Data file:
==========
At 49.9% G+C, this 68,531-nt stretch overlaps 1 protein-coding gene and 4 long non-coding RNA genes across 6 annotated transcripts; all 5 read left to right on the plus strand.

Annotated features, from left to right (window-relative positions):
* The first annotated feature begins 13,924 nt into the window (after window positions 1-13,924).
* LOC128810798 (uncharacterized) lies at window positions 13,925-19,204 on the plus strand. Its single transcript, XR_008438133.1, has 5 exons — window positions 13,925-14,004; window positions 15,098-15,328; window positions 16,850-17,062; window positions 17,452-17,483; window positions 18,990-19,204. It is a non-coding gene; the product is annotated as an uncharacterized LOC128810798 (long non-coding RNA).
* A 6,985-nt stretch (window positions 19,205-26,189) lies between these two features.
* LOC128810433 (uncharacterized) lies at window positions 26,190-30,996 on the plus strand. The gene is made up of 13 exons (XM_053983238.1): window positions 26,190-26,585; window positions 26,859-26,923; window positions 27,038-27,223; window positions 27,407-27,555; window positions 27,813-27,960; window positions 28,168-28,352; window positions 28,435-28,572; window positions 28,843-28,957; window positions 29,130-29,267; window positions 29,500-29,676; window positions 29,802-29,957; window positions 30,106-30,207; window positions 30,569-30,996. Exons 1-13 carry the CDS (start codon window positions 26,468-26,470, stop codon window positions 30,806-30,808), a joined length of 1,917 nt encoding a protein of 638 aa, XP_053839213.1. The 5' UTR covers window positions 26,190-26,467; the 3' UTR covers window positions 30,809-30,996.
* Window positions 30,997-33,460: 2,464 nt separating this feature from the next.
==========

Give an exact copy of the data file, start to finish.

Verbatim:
At 49.9% G+C, this 68,531-nt stretch overlaps 1 protein-coding gene and 4 long non-coding RNA genes across 6 annotated transcripts; all 5 read left to right on the plus strand.

Annotated features, from left to right (window-relative positions):
* The first annotated feature begins 13,924 nt into the window (after window positions 1-13,924).
* LOC128810798 (uncharacterized) lies at window positions 13,925-19,204 on the plus strand. Its single transcript, XR_008438133.1, has 5 exons — window positions 13,925-14,004; window positions 15,098-15,328; window positions 16,850-17,062; window positions 17,452-17,483; window positions 18,990-19,204. It is a non-coding gene; the product is annotated as an uncharacterized LOC128810798 (long non-coding RNA).
* A 6,985-nt stretch (window positions 19,205-26,189) lies between these two features.
* LOC128810433 (uncharacterized) lies at window positions 26,190-30,996 on the plus strand. The gene is made up of 13 exons (XM_053983238.1): window positions 26,190-26,585; window positions 26,859-26,923; window positions 27,038-27,223; window positions 27,407-27,555; window positions 27,813-27,960; window positions 28,168-28,352; window positions 28,435-28,572; window positions 28,843-28,957; window positions 29,130-29,267; window positions 29,500-29,676; window positions 29,802-29,957; window positions 30,106-30,207; window positions 30,569-30,996. Exons 1-13 carry the CDS (start codon window positions 26,468-26,470, stop codon window positions 30,806-30,808), a joined length of 1,917 nt encoding a protein of 638 aa, XP_053839213.1. The 5' UTR covers window positions 26,190-26,467; the 3' UTR covers window positions 30,809-30,996.
* Window positions 30,997-33,460: 2,464 nt separating this feature from the next.